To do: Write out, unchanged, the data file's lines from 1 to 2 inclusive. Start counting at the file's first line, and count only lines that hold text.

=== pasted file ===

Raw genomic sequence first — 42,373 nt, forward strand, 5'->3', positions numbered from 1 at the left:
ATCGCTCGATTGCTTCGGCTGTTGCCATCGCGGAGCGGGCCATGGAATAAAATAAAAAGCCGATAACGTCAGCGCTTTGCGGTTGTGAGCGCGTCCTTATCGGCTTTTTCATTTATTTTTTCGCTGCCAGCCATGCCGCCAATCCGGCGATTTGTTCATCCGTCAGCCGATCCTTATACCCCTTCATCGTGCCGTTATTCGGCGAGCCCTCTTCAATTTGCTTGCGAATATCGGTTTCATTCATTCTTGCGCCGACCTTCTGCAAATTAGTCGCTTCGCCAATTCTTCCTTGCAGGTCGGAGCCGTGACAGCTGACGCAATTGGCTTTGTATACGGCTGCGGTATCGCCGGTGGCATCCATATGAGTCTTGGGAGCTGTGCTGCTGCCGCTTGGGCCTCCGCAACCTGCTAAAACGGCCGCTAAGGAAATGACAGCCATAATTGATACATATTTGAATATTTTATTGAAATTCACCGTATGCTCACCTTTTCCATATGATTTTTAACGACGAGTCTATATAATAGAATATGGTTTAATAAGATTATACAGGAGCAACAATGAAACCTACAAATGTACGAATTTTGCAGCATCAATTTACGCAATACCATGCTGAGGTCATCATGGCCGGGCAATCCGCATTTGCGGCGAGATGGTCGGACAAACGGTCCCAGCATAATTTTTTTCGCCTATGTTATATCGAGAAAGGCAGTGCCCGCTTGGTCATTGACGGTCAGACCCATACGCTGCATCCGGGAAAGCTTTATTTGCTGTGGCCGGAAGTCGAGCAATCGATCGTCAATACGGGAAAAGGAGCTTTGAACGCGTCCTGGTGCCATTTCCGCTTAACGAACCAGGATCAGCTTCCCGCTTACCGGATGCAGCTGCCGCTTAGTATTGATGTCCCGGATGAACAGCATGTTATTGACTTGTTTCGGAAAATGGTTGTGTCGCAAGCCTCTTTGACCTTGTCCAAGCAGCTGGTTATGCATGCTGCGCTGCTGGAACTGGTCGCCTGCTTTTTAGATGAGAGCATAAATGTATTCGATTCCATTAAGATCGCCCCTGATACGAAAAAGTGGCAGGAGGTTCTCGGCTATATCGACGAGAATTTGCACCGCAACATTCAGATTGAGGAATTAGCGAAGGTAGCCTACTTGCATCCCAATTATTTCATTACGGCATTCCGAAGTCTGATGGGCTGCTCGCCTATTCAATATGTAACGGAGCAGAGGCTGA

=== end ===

Raw genomic sequence first — 42,373 nt, forward strand, 5'->3', positions numbered from 1 at the left:
ATCGCTCGATTGCTTCGGCTGTTGCCATCGCGGAGCGGGCCATGGAATAAAATAAAAAGCCGATAACGTCAGCGCTTTGCGGTTGTGAGCGCGTCCTTATCGGCTTTTTCATTTATTTTTTCGCTGCCAGCCATGCCGCCAATCCGGCGATTTGTTCATCCGTCAGCCGATCCTTATACCCCTTCATCGTGCCGTTATTCGGCGAGCCCTCTTCAATTTGCTTGCGAATATCGGTTTCATTCATTCTTGCGCCGACCTTCTGCAAATTAGTCGCTTCGCCAATTCTTCCTTGCAGGTCGGAGCCGTGACAGCTGACGCAATTGGCTTTGTATACGGCTGCGGTATCGCCGGTGGCATCCATATGAGTCTTGGGAGCTGTGCTGCTGCCGCTTGGGCCTCCGCAACCTGCTAAAACGGCCGCTAAGGAAATGACAGCCATAATTGATACATATTTGAATATTTTATTGAAATTCACCGTATGCTCACCTTTTCCATATGATTTTTAACGACGAGTCTATATAATAGAATATGGTTTAATAAGATTATACAGGAGCAACAATGAAACCTACAAATGTACGAATTTTGCAGCATCAATTTACGCAATACCATGCTGAGGTCATCATGGCCGGGCAATCCGCATTTGCGGCGAGATGGTCGGACAAACGGTCCCAGCATAATTTTTTTCGCCTATGTTATATCGAGAAAGGCAGTGCCCGCTTGGTCATTGACGGTCAGACCCATACGCTGCATCCGGGAAAGCTTTATTTGCTGTGGCCGGAAGTCGAGCAATCGATCGTCAATACGGGAAAAGGAGCTTTGAACGCGTCCTGGTGCCATTTCCGCTTAACGAACCAGGATCAGCTTCCCGCTTACCGGATGCAGCTGCCGCTTAGTATTGATGTCCCGGATGAACAGCATGTTATTGACTTGTTTCGGAAAATGGTTGTGTCGCAAGCCTCTTTGACCTTGTCCAAGCAGCTGGTTATGCATGCTGCGCTGCTGGAACTGGTCGCCTGCTTTTTAGATGAGAGCATAAATGTATTCGATTCCATTAAGATCGCCCCTGATACGAAAAAGTGGCAGGAGGTTCTCGGCTATATCGACGAGAATTTGCACCGCAACATTCAGATTGAGGAATTAGCGAAGGTAGCCTACTTGCATCCCAATTATTTCATTACGGCATTCCGAAGTCTGATGGGCTGCTCGCCTATTCAATATGTAACGGAGCAGAGGCTGA